DuckDuckGo Post PRISM Spike

The implications of the PRISM surveillance system uncovered by whistleblower Edward Snowden have filtered into the world of search, with users a little perturbed by the alleged tracking systems in place to monitor what we’re up to on the internet. Google, Microsoft and Apple were all named as collaborators in this system, which they deny.

The implications of the PRISM surveillance system uncovered by whistleblower Edward Snowden have filtered into the world of search, with users a little perturbed by the alleged tracking systems in place to monitor what we're up to on the internet. Google, Microsoft and Apple were all named as collaborators in this system, which they deny.

These privacy concerns have had a spin off benefit for another search engine. DuckDuckGo has made a play on the fact that their search is 100% anonymous at all times (DDG doesn't track your IP or your search history). This has led to a pretty startling growth in usage, with searches surpassing 3 million per day for the first time.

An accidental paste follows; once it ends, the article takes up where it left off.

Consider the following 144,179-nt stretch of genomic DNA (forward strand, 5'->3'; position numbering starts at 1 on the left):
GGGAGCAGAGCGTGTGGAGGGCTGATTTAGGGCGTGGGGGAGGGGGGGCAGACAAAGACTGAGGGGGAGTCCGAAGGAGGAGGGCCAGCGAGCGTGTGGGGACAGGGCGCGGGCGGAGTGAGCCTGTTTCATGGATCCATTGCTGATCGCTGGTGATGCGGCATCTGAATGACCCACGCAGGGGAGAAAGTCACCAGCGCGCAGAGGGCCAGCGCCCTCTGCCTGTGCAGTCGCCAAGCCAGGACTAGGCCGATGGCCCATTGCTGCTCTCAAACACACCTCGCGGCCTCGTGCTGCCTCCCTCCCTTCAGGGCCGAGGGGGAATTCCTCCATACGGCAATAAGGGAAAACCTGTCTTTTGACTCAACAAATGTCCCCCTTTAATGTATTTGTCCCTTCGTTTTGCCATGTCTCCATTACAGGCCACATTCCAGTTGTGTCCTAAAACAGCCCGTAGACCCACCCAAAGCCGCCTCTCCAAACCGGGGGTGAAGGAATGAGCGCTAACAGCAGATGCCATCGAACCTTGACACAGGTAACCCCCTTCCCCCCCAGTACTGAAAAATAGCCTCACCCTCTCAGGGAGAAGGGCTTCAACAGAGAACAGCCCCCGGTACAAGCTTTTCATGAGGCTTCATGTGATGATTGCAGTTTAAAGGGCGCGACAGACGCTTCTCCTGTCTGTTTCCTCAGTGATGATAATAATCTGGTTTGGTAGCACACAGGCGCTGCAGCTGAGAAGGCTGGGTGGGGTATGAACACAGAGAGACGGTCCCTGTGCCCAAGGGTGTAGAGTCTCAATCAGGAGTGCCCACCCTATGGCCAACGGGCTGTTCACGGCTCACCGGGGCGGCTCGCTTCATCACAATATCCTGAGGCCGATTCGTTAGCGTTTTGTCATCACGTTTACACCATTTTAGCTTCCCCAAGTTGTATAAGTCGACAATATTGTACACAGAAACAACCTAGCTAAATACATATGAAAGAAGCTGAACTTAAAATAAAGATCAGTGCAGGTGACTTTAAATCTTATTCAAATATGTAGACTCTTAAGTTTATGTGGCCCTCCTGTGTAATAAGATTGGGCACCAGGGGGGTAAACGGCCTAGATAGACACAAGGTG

Founder Gabriel Weinberg's take on the increase is that: 'Search data is arguably the most personal data people are entering into anything. You're typing in your problems, your desires. It's not the same as things you post publicly on a social network.'

Whilst this is a drop in the ocean compared to Google ( 1 billion searches per day), this is nevertheless an interesting trend in search. As Danny Sullivan of Search Engine Land points out, big search engines such as Ask.com and Yahoo have attempted to highlight their privacy approaches in the past and failed to garner much interest from the general public.

However, the unprecedented of publicity around the PRISM revelations and the notable increase for DuckDuckGo demonstrates that some users have at least stopped to consider the implications of which search engine they use.